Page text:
I disagree that you cannot have close relationships with women once you are married. It totally depends on the person. The issue here is not that you want this woman to be friends with you after you and she get married. The issue is that you are marrying the wrong woman.

To the poster who suggested polyamory: IMHO This dude is not poly. I am not poly but I lived in a poly house and had many poly friends. This dude is just too much of a wimp to make a fucking choice. Make one.
posted by micawber at 10:41 AM on October 12, 2009 [18 favorites]

Ok, I'm confused. Or rather, I completely understand where you're at, but your attitude confuses me. I get the feelings for two women, and that you're marrying the one that's right for you, etc. I get that you have feelings for your friend, and that her going away bothers you. But, what I don't get, even with the feelings you have for your friend, is why her going away is such a big deal?
To me, it looks like almost the perfect thing. Unless she's moving off the grid, you will still have pretty much complete contact with her. Things have always been platonic, so this just means a shift in the communications platform, not that communications need to cease. I would imagine that both of your partners would probably be much more relaxed about platonic email swapping. If you've known her since elementary school then you should have no problem keeping that relationship context even without a physical presence, either. If she stayed, you'd probably be forced to see her less, or be tempted to do things you shouldn't be doing. So everybody wins this scenario, right? So, be happy for her, be happy for you and be happy for the lives each of you will live.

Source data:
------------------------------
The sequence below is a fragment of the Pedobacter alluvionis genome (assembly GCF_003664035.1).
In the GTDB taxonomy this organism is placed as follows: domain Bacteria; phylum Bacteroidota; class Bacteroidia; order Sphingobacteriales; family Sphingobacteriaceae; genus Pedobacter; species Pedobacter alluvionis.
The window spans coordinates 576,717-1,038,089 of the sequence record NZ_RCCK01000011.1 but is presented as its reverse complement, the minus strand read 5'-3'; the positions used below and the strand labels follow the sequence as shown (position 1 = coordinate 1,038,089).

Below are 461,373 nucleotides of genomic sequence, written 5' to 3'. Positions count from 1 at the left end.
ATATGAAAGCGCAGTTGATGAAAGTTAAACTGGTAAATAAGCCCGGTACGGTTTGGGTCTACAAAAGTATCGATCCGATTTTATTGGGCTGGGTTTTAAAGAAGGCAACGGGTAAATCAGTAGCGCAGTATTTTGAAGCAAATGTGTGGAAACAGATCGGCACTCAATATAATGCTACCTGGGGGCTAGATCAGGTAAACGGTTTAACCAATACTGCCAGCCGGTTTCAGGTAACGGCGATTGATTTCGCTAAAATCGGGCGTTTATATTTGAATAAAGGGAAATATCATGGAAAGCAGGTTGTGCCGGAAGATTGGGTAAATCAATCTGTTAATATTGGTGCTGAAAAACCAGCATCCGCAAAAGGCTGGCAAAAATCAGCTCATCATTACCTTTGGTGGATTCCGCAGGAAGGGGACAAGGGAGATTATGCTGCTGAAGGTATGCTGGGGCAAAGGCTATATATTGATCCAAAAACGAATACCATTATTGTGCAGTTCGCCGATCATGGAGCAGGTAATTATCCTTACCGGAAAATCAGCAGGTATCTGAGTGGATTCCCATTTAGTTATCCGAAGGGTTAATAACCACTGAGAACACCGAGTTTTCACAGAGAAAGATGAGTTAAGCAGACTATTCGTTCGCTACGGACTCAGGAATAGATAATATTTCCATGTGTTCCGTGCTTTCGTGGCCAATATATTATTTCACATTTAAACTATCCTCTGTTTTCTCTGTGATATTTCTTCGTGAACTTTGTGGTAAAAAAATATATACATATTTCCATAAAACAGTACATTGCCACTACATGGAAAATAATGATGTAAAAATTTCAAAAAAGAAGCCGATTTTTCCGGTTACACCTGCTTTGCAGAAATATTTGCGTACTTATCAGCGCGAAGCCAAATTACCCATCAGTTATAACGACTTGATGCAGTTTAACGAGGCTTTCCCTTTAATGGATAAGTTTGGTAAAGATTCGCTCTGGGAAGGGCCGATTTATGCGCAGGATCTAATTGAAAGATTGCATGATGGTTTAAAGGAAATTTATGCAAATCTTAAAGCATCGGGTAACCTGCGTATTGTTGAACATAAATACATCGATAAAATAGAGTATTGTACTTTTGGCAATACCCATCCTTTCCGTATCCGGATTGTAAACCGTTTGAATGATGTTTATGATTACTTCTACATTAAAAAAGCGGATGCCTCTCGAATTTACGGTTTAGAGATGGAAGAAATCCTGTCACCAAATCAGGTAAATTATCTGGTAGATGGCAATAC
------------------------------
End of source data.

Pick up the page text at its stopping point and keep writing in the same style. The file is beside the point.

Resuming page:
I'm assuming your question at face value, however, my advice completely changes if you feel like you'd drop everything (including current partner) to have a chance with your friend. If that is the case, you need to put everything on hold because you have some serious issues that you need to figure out. It's unfair to your partner to be second choice, it's unfair to your friend, because you were dishonest in your characterizations of your interest (or she wasn't interested in you in that way and you still hung around). If this is the case, you might want to look into therapy, and will need to have a serious letting go of things unattainable *before* moving forward with another person.
posted by forforf at 10:44 AM on October 12, 2009

As someone in a similar situation, all I can say is that the more love you have in your life the better, provided of course that that love is genuine and considerate. You should not lose hope of attaining some sort of equilibrium just because the relationships you value most don't fit the mold.